Necessity defines the Peace Country. It drove many settlers to the region as the rest of Prairies had largely been developed. What drew Nick’s grandparents to homestead here in the early 1900s was productive, well-priced and available farmland. Successive generations were shaped by demanding growing conditions. This has made Peace farmers both progressive and aggressive, said Nick, who also serves as a Seeds Canada director. “When they aren’t farming grain or running cattle operations, they’re involved in logging, oil and gas and trucking to help build their businesses,” he said.
He added farms in the region tend to be big and good agronomics bring robust productivity. With good rail access, grain export from this vast region is efficient. “There’s a reason they keep adding big grain terminals in Peace Country,” said Nick.
Just south of Fairview, we asked Neil Boyd if his field practices have helped his crops through the ongoing drought. He answered by walking us out to a canola field. He dug in under the thick crop canopy for a handful of soil heavy with organic matter, surprisingly moist and cool.
Boyd lives and farms with balance and moderation, an approach that has delivered agronomic results as well as contentment. Each workday begins with freeform yoga and easygoing CBC Radio music program Mornings with Saroja Coelho. In this restorative routine, he pays attention to the physical complaints that come with farm labour. A serious devotee, he is vice-president of the Feathered Pipe Ranch Foundation of Helena, MT, a non-profit humanitarian group whose various educational programs include yoga retreats.
“After I finish my yoga practice, I feel great,” he said. “I go on with my day feeling more flexible, and your mind feels more open. You need those things to be a farmer.”
He and wife Ruby operate the farm, while son Curtis who lives in Lacombe helps out in spring and fall. The couple’s daughter Amanda is a professor at Washington State University.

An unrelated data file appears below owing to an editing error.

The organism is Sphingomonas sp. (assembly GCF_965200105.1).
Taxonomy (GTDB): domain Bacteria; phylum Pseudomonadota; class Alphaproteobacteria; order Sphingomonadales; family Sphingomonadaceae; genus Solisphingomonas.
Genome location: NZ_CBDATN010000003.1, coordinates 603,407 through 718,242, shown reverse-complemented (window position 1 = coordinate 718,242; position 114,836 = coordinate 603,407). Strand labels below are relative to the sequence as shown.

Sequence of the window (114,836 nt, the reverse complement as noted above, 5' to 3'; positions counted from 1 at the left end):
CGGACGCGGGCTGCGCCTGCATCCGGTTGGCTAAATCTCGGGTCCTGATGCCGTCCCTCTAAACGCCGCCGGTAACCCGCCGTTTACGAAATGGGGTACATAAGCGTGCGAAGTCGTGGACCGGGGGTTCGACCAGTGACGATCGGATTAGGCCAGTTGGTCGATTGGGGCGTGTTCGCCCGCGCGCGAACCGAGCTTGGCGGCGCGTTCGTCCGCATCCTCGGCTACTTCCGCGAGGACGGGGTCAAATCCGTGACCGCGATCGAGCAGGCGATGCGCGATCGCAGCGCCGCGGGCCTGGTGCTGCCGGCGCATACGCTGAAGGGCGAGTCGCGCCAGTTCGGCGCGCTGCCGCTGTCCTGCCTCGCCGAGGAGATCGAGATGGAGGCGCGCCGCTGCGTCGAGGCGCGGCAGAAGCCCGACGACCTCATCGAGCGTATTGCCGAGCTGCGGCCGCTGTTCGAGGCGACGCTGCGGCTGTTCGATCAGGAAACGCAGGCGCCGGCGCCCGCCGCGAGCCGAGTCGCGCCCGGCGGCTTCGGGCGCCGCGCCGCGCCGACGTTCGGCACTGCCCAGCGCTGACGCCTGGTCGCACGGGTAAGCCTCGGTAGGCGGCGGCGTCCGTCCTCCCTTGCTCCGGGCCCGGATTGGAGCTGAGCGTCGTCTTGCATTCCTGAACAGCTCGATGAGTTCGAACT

With a lifetime interest in holistic farming, Boyd gravitates to sustainable practices. He has carried out continuous soil improvement since he adopted a no-till, low-input strategy in 1996 and began seeding through straw with a hybrid drill. He now uses a single-chute drill, does not disc or harrow and rarely enters the field between seeding and harvest. He applies inputs as necessary and maintains a 60-20 fertilizer regime on wheat and 60-20-0-10 on canola. “Now, the land is more forgiving,” said Boyd.
Peace farms tend toward the extremes of organic and intensive, whereas Boyd describes himself as “a radical centre.” He diplomatically emphasized there is no one way to farm. “All a person can do is farm the way he thinks is working. If that changes a mind here and there, that’s fine, but I’m not going to preach about it.”
Boyd’s triple bottom line philosophy is agriculture should ideally have social, environmental and economic benefit. He shares this outlook with the Quivira Coalition, a Santa Fe, NM, organization that promotes resilience in agricultural landscapes. “It sounds like a cult, but it’s not woo-woo,” he said with a laugh. “It’s good ol’ boy farmers from the southern states.” At the group’s annual conference, he picks and chooses practices he can apply.
He believes Peace Country farmers tend to be ahead of the curve in adoption of new technology because land here has historically been cheaper to buy and rent than in the south. This has allowed farmers to utilize advanced equipment and new technologies sooner.
At 67, Boyd reports he feels great, but knows his limits and has adjusted his operation accordingly. To keep work manageable as he ages, he has simplified. He once cropped 2,700 acres, but now rents 950 to younger farmers. He also sold off his cattle operation five years ago to concentrate on wheat and canola. “It’s not a real big farm, but it’s a good farm,” he said. “You have to do things where you’re comfortable and still having fun. It’s really important to keep your mental health up, your physical health up and to keep the soil healthy.”
One chilly winter morning just a half dozen years ago, John Fingerhut put an idea to his son Mackenzie (Mac) at the breakfast table. “I said, ‘you’re too young to make a lifetime commitment to me right now, but if we had the opportunity, would you be interested in us going farming?’” said John. Mac immediately knew his answer but sensibly took the day to think it over.
John grew up on a Dawson Creek, B.C., grain farm, but left to be a grain trader in Vancouver at age 24. Through the job, he met his wife Jody, a grain company employee. John later worked off-farm in equipment transport. To facilitate their return to farming in 2017, the couple farms Jody’s parents’ land near Fairview. John and 20-year-old Mac are in their fifth harvest together on 3,700 acres of barley, canola, oats, peas and wheat. Jody and Mac’s 18-year-old sister Monica provides seasonal assistance, as does one harvest-time hire. Monica is enrolled in the agri-commerce program at Olds College, which Mac graduated from this spring.